Australian property is back on Japan's radar

Japanese corporates have repaired their balance sheets, and the country's investors are now rekindling their love affair with Australian real estate.

More than two decades on, the Japanese are returning.

Back in the 1980s and early 1990s, Japanese investment dollars flowed into Australia at a furious pace. Then came the collapse of the Japanese economy, ending a period of extravagant global buying by Japanese corporates and sparking a rash of fire sales.

Time has healed the national pain and repaired corporate balance sheets. Now, the Japanese are re-kindling their love affair with Australian real estate. 

This time around, investment will be equity-funded, not fuelled by bank lending, according to consultants close to the Japanese market.

Potential investors include Japan’s largest conglomerates Mitsui Fudosan, Sumitomo Corporation, Mitsubishi Estate and Daiwa House.

A source close to these Japanese companies told Business Spectator: “I know that Mitsui Fudosan (Japan’s largest real estate group) was interested in 52 Martin Place (a central Sydney office tower) when it came to the market this year.”

But Mitsui Fudosan did not bid for the coveted asset, owned by QIC RE, the real estate arm of the Queensland state fund manager, which sold the building to the Melbourne-based industry super fund, REST, for $555 million in July.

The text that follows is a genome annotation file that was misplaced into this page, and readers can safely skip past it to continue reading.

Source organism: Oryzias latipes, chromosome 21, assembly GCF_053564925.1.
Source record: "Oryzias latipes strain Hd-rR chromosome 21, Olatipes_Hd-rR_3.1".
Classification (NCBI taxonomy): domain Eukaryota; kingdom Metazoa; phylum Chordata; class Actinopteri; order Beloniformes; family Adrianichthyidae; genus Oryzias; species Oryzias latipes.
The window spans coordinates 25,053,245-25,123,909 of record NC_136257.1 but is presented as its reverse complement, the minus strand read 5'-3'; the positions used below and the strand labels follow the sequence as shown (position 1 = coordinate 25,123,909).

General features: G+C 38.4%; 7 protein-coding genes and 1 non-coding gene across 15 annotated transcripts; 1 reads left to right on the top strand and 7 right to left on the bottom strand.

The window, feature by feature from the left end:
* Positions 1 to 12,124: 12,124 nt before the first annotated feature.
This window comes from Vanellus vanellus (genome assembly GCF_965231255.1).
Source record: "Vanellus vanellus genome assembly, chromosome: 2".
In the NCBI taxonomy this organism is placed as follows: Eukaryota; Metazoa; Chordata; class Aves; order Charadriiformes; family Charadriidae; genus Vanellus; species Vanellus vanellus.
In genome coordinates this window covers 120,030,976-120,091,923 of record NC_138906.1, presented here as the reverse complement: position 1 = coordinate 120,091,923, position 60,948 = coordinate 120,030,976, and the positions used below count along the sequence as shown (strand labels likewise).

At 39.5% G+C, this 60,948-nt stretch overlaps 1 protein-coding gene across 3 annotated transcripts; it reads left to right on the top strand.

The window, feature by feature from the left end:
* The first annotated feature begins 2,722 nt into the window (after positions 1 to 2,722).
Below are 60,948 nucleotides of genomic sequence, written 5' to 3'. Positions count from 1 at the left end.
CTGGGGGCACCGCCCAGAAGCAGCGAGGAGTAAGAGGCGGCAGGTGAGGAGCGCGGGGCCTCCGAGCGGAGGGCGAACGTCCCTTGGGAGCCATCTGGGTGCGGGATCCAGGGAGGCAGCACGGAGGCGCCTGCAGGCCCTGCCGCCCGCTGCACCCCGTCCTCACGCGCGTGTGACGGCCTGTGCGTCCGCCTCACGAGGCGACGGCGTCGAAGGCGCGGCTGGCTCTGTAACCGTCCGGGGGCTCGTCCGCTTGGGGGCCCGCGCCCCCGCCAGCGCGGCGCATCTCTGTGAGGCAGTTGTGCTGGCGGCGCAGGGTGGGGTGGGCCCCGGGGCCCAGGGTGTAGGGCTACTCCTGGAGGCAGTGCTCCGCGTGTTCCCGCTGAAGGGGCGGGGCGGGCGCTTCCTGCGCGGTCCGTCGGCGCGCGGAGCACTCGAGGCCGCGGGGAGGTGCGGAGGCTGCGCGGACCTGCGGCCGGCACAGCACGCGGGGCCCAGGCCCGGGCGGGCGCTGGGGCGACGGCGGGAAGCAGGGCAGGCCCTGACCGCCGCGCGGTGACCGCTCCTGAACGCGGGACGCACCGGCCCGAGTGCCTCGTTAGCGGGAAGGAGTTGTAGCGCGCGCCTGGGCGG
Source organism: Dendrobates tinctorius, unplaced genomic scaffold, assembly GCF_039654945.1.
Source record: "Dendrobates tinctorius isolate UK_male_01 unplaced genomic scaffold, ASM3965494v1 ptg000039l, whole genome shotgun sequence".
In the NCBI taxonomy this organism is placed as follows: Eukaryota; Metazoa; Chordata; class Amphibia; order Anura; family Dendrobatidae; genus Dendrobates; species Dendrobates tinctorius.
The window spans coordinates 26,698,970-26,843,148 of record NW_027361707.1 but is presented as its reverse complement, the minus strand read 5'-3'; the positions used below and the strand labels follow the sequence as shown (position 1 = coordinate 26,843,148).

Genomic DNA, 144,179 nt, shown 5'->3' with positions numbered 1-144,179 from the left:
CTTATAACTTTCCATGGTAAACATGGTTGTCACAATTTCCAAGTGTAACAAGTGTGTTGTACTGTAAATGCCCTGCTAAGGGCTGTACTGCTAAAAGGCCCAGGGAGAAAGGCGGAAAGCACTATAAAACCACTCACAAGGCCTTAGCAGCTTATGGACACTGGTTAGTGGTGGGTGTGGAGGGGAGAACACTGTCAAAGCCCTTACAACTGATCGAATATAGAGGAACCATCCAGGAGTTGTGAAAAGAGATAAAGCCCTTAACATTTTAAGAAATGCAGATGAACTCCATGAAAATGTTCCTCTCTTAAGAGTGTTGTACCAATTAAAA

While the source did not explain why Mitsui Fudosan opted out of the final bidding process, he says the company is still looking for buildings to buy in Sydney. 

Property consultants say they are fielding far more inquiries from potential Japanese investors today than they were a couple of years ago.

Atsuhide Seguchi, the general manager of development and communities with Sekisui House Australia, says his group has been contacted by other Japanese developers interested in Australia.

Adam Geha, chief executive of EG Funds Management, says the Japanese are being cautious and are taking time to assess projects. In his case, it took a year before he was able to finalise a joint venture with Japan’s largest residential developer, Daiwa House.

Daiwa House and its Australian subsidiary Cosmos, along with Sumitomo Forestry, bought a 75 per cent stake in a $300m residential project in Summer Hill, in Sydney’s inner west.

Having bedded down that first deal, Mr Geha is hopeful of forming a second venture with Daiwa for a 164-apartment project in a nearby suburb.

The Summer Hill venture marks the return of Daiwa House to Australia.

Daiwa House first entered the Australian market in 1987 to develop a high-rise tower with 94 apartments on the Gold Coast. Unlike its peers at the time, its exposure was limited to that project, which was sold in 1989 -- before the Australian property market headed into a downturn in the early 1990s. 

At the time, the most aggressive investor was EIE, headed by Harunori Takahashi. In 1990, it became the biggest single individual overseas investor in Australia with about $2 billion worth of assets. Contractor Kumagai Gumi chalked up a total of $2.5bn in Australian holdings.

Both EIE and Kumagai Gumi were burned in Australia and around the world.